About the Author: Jarrett Lee is a Research Associate Intern at Lighthouse Research. His research focuses on case studies of companies that successfully deliver results on their talent and learning transformation projects. He is pursuing a Bachelor’s of Communication Arts as well as a Master’s of Science in Human Resource Management.
We’ve all worked at companies that delivered less-than-stellar experiences in the workplace. It’s statistically impossible for every employer to be high quality, yet some firms seem to have cracked the code. Creating an engaging workplace environment for your employees is a vital part of any successful organization. Three companies that are delivering exceptional engaging workplace experiences are: Google, Facebook and Weebly.
First on the list should come as no surprise, Google has emerged as the leader in delivering the best employee experience. With unbeatable perks and an a 97% employee approval rating, it’s no wonder that Google has appeared on Fortune’s list of the “100 Best Companies to Work For.”
Google’s HR department, called “People Operations,” uses a three-thirds hiring model for new applicants.
- One-third of the applicants have traditional HR backgrounds
- Another third are from strategy consulting
- The final third are recruited from fields such as organizational psychology.
Former Google Head of HR, Laszlo Bock, believes that, “each brings something different to the party.” Another Google employee engagement philosophy is the use of 20% time, Google allows employees to spend 20% of their work week on self-assigned projects that they believe can benefit Google. Gmail and AdSense are reported to be projects developed through 20% time.
Add perks like those with an unheard of 14:1 recruiter to employee ratio (the commonly referenced HR to employee ratio in most companies is 100:1) and it’s easy to see why Google is the world’s leading employee engagement organization.
Social media juggernaut, Facebook, has blossomed from a college kid’s dorm room idea to a leading employee practices pioneer. With one of the best employee engagement cultures in the world, Facebook has utilized simple, yet highly effective, practices such as offering unlimited sick days (no more fears of running out of days with a recurring illness) and not requiring a college degree (wouldn’t make much sense requiring a degree if your CEO doesn’t have one).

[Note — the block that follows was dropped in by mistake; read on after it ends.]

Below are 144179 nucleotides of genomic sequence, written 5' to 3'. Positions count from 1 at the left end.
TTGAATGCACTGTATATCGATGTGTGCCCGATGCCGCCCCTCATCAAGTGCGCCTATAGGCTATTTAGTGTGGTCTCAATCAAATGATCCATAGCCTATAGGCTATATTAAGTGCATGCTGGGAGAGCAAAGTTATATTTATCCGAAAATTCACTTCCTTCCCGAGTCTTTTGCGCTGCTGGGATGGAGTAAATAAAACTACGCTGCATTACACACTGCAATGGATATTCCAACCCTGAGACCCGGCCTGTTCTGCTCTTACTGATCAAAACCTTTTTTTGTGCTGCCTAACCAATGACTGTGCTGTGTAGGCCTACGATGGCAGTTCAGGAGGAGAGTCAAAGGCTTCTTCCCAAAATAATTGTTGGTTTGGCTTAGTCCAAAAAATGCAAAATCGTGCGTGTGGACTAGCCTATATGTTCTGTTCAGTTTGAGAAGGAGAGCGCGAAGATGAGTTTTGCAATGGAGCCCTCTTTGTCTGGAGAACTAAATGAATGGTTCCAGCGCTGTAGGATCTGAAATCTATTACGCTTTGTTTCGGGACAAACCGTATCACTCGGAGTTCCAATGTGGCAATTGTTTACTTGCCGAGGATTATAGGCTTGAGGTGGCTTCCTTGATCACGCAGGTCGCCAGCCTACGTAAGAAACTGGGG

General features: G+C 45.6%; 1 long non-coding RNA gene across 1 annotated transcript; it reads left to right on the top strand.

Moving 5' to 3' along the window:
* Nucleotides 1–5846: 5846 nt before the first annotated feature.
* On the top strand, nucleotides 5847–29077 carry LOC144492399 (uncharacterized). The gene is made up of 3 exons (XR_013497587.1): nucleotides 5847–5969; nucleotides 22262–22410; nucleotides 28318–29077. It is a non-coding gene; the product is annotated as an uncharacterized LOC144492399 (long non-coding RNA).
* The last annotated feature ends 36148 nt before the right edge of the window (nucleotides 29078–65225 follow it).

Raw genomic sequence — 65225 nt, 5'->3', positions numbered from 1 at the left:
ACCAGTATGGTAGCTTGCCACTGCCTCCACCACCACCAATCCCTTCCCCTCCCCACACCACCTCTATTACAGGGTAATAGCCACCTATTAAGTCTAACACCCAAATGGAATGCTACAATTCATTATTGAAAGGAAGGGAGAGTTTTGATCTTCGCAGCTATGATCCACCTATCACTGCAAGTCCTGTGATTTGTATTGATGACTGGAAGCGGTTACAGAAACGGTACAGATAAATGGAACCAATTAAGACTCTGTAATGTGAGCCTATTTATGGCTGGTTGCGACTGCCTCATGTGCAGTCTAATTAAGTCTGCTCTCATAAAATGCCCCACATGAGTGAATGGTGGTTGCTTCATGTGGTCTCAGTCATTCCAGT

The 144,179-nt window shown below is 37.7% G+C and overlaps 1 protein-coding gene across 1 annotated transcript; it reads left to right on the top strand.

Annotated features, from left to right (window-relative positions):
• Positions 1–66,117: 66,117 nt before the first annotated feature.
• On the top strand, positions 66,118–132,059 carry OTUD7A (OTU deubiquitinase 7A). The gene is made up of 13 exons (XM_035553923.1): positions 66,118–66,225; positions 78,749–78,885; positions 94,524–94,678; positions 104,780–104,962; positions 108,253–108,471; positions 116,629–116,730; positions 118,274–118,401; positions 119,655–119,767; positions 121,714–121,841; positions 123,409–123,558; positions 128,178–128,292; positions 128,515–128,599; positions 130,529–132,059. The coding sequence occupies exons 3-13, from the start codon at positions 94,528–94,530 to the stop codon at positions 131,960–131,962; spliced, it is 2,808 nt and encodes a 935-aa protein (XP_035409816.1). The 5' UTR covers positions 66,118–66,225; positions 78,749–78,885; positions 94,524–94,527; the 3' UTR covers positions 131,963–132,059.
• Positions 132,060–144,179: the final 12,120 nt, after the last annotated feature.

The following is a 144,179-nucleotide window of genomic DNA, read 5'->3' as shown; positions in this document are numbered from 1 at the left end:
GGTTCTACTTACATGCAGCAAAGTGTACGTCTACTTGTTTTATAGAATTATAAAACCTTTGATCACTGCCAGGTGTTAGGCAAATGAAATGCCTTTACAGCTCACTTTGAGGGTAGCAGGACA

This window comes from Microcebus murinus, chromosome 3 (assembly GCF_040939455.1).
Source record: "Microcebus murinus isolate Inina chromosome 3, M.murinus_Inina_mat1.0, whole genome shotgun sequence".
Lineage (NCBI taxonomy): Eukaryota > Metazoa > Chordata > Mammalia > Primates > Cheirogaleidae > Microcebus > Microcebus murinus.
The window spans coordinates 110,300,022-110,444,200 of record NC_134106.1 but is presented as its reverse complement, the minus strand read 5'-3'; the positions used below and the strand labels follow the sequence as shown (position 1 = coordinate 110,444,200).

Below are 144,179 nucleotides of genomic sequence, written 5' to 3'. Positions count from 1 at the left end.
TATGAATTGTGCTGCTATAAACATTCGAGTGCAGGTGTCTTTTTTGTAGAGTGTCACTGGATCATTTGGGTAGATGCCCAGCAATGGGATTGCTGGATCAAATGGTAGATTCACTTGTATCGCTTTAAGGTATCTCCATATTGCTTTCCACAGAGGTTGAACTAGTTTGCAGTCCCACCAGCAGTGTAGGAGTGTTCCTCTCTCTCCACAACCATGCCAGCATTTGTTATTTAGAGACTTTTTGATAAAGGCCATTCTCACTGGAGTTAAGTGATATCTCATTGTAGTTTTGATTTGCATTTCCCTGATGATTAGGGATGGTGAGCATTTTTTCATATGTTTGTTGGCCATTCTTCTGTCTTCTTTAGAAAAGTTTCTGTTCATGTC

Glassdoor has rated Facebook number two for employee satisfaction and Facebook employees rate CEO Mark Zuckerberg as the 2016 highest rated CEO with a 98% approval rating. With a fast-paced, risk-taking management style and a proven track record, Facebook could soon surpass Google as #1.
A lesser-known brand that provides an equally unique work environment, Weebly, is a web-hosting service that uses a widget-based web site builder for simple and easy web content creation.
One of the revolutionary engagement practices used by Weebly is a one week trial period for candidates. Weebly CEO and cofounder David Rusenko told Business Insider, “When we started the company, we felt like hiring was broken. We looked at a bunch of résumés and we said, ‘We can’t learn anything about these people from their résumés.’ It’s like, what can you really learn about a person from a one-sheet résumé?”
The trial week is a part of Weebly’s official selection process. Applicants go through a standard hiring process and then instead of being offered a position or turned down, candidates are offered a week as employee compensated at market value. If they perform well in the trial period, they are offered a full position. About 75% of the prospective employees receive an an offer to join the 300-person team.
Lacking the big name of the first two companies, Weebly does offer good benefits and unique perks, helping to reach an 83% employee approval rating of the CEO.
Google, Facebook and Weebly are three good examples of companies that are delivering engaging workplace experiences. There are three takeaways you can implement in your own organization:
- Allow employees to use their creativity to problem solve on their own.
- Make sure your policies align with your culture.
- Remember, there is no better indication of work performance than actually performing the work.
Each company, while having different styles and beliefs, uses similar ideas to create an engaging workplace.
Ben Eubanks is the Chief Research Officer at Lighthouse Research & Advisory. He is an author, speaker, and researcher with a passion for telling stories and making complex topics easy to understand.
His latest book Talent Scarcity answers the question every business leader has asked in recent years: “Where are all the people, and how do we get them back to work?” It shares practical and strategic recruiting and retention ideas and case studies for every employer.
His first book, Artificial Intelligence for HR, is the world’s most-cited resource on AI applications for hiring, development, and employee experience.
Ben has more than 10 years of experience both as an HR/recruiting executive as well as a researcher on workplace topics. His work is practical, relevant, and valued by practitioners from F100 firms to SMB organizations across the globe.
He has spoken to tens of thousands of HR professionals across the globe and enjoys sharing about technology, talent practices, and more. His speaking credits include the SHRM Annual Conference, Seminarium International, PeopleMatters Dubai and India, and over 100 other notable events.